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Meniere's Disease (cont.)

What Increases Your Risk

Because the cause of Ménière's disease is unknown, it is difficult to predict who will get the condition. You may be at higher risk for getting Ménière's disease if you have:

When To Call a Doctor

Call or other emergency services immediately if you have vertigo (a spinning sensation) and:

  • You passed out (lost consciousness).
  • You have symptoms of a stroke, such as:
    • Sudden numbness, tingling, weakness, or loss of movement in your face, arm, or leg, especially on only one side of your body.
    • Sudden vision changes.
    • Sudden trouble speaking.
    • Sudden confusion or trouble understanding simple statements.
    • Sudden problems with walking or balance.
    • A sudden, severe headache that is different from past headaches.
  • You have chest pain.
  • You have a headache, especially if you also have a stiff neck and fever.
  • You have sudden hearing loss.
  • You have numbness or tingling that does not go away, anywhere on your body.
  • You have vomiting that doesn't stop.
  • You had a recent head injury.

Call your doctor now or seek immediate care if:

  • You have an attack of vertigo that is different from those you have had before or from what your doctor told you to expect.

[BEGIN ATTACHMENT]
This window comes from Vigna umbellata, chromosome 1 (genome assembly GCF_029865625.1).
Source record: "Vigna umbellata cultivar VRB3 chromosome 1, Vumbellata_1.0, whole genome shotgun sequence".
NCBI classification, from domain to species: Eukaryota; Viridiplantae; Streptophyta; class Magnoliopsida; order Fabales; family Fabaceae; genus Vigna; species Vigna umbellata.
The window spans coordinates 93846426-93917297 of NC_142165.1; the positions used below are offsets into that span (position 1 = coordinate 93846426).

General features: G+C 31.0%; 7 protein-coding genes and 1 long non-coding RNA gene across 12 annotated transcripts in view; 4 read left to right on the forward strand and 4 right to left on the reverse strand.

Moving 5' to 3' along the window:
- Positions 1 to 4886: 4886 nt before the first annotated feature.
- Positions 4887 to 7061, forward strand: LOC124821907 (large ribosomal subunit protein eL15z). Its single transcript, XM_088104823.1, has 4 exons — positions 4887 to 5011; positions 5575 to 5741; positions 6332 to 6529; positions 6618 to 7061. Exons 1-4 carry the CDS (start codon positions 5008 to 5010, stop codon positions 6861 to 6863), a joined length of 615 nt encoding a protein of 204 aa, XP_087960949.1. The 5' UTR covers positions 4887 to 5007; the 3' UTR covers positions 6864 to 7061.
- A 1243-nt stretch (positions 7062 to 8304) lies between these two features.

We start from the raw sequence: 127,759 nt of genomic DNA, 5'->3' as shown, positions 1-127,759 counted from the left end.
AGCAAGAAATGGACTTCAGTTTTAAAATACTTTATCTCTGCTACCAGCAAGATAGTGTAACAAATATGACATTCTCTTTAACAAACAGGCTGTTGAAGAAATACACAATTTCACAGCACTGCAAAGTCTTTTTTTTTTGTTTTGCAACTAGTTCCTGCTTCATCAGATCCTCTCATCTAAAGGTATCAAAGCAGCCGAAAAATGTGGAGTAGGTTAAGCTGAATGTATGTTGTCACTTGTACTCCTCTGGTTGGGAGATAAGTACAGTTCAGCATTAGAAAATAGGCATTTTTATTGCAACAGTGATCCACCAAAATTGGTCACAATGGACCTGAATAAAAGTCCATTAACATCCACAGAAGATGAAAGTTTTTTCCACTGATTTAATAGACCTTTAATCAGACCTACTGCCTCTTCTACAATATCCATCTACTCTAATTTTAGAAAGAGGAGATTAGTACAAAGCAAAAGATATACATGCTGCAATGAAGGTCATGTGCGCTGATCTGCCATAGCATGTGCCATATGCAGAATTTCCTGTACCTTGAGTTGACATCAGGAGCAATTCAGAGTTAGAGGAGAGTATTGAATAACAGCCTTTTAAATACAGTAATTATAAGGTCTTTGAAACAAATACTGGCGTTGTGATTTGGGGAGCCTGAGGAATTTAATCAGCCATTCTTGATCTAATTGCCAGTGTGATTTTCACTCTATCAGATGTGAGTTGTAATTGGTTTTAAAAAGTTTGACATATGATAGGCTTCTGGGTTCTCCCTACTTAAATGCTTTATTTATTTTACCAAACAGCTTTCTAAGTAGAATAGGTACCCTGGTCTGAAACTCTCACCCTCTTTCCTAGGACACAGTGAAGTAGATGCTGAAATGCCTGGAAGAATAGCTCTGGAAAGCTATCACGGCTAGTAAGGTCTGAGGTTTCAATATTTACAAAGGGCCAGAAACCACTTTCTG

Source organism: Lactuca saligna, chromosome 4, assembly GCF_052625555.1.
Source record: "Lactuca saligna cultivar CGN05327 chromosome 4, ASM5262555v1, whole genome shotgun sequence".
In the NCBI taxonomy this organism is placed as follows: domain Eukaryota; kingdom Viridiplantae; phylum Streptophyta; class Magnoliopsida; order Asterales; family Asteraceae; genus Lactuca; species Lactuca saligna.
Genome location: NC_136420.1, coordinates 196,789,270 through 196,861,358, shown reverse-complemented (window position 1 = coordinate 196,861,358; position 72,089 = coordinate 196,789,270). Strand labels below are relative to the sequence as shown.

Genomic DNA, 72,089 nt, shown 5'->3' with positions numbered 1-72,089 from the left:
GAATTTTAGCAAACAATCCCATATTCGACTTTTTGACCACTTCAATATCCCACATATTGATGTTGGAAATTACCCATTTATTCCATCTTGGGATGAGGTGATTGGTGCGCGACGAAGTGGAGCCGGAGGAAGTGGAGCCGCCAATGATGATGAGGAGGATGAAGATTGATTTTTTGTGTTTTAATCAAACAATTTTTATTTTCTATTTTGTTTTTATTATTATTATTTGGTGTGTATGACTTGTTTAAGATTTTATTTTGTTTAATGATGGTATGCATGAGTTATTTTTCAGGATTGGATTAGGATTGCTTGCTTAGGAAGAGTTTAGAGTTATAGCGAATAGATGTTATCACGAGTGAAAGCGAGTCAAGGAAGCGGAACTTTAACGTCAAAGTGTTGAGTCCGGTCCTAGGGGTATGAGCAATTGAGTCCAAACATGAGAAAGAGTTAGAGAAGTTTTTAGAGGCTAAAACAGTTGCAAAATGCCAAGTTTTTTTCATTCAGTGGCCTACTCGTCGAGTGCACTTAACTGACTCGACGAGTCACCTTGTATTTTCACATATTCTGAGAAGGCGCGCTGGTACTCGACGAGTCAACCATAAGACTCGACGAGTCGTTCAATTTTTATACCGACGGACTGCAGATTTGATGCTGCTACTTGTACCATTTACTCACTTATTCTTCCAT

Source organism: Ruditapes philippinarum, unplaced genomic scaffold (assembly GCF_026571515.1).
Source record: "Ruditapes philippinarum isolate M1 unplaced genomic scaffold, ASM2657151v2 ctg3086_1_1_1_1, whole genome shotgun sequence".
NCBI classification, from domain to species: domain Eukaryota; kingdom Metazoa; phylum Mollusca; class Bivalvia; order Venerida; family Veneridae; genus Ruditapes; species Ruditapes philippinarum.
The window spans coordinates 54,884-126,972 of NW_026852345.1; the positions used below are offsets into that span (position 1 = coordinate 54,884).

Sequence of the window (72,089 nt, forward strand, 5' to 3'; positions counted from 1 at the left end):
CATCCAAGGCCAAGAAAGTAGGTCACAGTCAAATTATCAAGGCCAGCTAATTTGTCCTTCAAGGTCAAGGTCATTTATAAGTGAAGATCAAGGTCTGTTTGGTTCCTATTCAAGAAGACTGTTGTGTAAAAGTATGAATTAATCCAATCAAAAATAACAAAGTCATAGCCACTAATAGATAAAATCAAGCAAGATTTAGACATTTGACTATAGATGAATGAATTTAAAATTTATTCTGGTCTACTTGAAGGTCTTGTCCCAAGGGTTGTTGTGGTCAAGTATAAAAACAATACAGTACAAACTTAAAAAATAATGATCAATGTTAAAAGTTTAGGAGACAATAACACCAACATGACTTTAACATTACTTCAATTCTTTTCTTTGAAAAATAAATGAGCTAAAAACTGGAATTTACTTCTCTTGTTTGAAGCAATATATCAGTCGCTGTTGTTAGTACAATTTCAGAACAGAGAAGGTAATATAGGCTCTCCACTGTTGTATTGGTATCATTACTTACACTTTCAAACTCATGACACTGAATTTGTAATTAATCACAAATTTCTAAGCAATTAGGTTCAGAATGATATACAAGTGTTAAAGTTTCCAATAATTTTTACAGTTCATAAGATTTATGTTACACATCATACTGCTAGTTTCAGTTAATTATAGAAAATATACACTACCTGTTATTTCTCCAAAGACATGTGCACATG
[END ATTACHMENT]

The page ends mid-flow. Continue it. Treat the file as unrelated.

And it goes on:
• You need medicine to control nausea and vomiting caused by severe vertigo.

If you have been diagnosed with Ménière's disease, watch closely for changes in your health. And be sure to contact your doctor if:

  • You have frequent or severe attacks of vertigo that interfere with your normal activities.
  • You do not get better as expected.
  • You have any new symptoms.
  • You have problems with your medicine.
  • You have questions or concerns.

Watchful Waiting

Watchful waiting is a period of time during which you and your doctor observe your symptoms or condition without using medical treatment. Watchful waiting is not appropriate if you think you may have Ménière's disease—see a doctor right away. Attacks of Ménière's disease can cause permanent hearing loss. Prompt diagnosis and steps to prevent further attacks may reduce both the discomfort of attacks and the risk of hearing loss.

Who To See

Health professionals who can diagnose and treat Ménière's disease include:

You may be referred to a specialist:

To prepare for your appointment, see the topic Making the Most of Your Appointment.

eMedicineHealth Medical Reference from Healthwise

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